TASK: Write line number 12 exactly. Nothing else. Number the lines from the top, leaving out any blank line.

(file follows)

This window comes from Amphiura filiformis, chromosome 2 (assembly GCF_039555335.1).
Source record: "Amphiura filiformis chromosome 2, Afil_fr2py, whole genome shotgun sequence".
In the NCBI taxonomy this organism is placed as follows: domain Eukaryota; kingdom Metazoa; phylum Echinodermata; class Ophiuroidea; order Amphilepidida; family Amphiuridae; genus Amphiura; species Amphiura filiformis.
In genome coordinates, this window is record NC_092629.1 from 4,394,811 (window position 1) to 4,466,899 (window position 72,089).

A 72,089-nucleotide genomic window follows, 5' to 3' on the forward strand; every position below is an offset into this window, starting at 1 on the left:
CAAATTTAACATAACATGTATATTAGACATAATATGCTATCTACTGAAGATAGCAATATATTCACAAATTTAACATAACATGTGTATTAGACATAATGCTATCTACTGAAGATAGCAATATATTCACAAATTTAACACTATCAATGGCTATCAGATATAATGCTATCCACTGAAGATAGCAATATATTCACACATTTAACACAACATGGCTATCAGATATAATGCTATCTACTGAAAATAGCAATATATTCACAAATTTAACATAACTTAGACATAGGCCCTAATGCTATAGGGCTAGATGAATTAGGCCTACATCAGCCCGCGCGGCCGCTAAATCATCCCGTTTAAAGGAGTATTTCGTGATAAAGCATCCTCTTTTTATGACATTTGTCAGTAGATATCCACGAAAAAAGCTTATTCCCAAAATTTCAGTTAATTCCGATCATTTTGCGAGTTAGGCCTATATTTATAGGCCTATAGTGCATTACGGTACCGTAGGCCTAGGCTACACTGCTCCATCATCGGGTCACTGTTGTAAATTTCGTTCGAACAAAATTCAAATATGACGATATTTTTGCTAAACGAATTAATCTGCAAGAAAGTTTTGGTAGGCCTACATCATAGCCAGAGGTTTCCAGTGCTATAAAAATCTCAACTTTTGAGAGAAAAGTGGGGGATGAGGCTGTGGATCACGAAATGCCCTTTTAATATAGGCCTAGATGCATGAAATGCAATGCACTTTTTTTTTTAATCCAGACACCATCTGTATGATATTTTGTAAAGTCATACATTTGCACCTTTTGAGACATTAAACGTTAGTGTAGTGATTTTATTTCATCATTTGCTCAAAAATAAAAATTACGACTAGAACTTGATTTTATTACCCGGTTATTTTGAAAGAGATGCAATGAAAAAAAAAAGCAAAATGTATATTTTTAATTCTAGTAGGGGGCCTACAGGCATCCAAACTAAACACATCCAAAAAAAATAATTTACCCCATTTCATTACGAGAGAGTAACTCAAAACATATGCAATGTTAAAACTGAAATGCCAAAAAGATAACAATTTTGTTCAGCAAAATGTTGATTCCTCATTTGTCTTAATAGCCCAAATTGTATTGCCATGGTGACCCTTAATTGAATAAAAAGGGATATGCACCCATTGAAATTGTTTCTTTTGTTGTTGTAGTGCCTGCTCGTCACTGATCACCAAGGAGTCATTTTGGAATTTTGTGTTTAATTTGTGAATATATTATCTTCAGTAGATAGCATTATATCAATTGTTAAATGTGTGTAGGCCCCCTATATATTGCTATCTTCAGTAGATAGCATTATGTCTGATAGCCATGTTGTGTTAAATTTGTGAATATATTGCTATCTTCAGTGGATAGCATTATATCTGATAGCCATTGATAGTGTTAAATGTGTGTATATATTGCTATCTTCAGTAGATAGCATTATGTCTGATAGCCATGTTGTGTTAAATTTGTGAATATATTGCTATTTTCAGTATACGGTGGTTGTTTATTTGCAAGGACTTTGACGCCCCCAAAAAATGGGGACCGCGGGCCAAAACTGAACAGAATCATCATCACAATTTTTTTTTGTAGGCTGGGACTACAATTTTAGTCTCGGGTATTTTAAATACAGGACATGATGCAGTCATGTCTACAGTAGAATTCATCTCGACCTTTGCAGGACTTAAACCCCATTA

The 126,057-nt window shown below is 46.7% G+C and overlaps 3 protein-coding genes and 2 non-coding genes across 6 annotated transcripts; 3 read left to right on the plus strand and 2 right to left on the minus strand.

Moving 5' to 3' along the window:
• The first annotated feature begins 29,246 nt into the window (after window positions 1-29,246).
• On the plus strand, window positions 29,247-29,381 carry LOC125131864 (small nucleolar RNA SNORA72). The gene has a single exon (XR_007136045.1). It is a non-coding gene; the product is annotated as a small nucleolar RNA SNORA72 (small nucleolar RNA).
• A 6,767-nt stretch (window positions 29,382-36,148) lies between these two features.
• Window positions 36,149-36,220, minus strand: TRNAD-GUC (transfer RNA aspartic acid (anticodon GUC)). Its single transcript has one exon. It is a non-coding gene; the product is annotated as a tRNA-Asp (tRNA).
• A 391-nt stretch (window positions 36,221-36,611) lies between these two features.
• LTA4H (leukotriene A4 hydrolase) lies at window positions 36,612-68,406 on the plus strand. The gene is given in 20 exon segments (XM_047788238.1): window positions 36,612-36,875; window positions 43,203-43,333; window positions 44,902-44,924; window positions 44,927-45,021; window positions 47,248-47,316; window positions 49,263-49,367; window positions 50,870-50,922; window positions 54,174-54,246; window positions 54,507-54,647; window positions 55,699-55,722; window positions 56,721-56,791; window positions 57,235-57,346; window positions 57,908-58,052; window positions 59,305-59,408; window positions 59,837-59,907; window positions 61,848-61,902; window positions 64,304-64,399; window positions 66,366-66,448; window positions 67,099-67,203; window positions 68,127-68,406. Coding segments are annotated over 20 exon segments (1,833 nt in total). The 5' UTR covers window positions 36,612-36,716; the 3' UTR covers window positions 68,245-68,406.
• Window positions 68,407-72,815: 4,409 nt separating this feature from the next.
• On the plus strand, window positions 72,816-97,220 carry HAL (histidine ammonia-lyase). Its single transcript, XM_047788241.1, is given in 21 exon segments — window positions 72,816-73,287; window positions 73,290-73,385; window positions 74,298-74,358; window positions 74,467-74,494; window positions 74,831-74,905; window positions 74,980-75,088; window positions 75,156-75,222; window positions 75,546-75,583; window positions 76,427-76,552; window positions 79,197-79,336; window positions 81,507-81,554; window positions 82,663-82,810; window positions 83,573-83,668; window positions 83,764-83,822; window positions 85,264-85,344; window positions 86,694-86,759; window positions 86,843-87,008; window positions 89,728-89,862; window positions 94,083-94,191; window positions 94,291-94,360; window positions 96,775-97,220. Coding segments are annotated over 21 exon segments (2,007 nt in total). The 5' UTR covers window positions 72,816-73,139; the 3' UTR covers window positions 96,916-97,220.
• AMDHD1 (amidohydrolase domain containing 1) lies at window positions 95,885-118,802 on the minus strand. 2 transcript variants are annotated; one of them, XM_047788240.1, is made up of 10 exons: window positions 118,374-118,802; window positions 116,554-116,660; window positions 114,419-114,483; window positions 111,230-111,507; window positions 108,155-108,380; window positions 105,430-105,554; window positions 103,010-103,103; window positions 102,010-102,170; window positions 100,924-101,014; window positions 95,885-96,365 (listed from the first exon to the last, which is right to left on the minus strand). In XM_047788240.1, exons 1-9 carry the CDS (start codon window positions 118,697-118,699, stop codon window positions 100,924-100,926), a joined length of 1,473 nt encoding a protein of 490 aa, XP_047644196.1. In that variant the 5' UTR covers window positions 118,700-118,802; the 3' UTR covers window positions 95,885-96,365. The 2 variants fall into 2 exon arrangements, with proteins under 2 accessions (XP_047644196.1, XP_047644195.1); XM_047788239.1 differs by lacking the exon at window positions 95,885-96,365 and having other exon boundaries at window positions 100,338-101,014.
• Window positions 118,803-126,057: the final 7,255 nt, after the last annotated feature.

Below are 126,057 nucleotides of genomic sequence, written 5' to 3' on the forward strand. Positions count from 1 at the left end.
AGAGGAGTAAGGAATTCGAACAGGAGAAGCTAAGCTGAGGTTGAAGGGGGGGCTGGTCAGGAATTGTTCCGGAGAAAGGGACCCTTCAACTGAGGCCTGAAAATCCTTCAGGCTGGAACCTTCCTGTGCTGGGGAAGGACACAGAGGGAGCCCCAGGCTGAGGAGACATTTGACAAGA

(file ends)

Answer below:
• Window positions 36,149-36,220, minus strand: TRNAD-GUC (transfer RNA aspartic acid (anticodon GUC)). Its single transcript has one exon. It is a non-coding gene; the product is annotated as a tRNA-Asp (tRNA).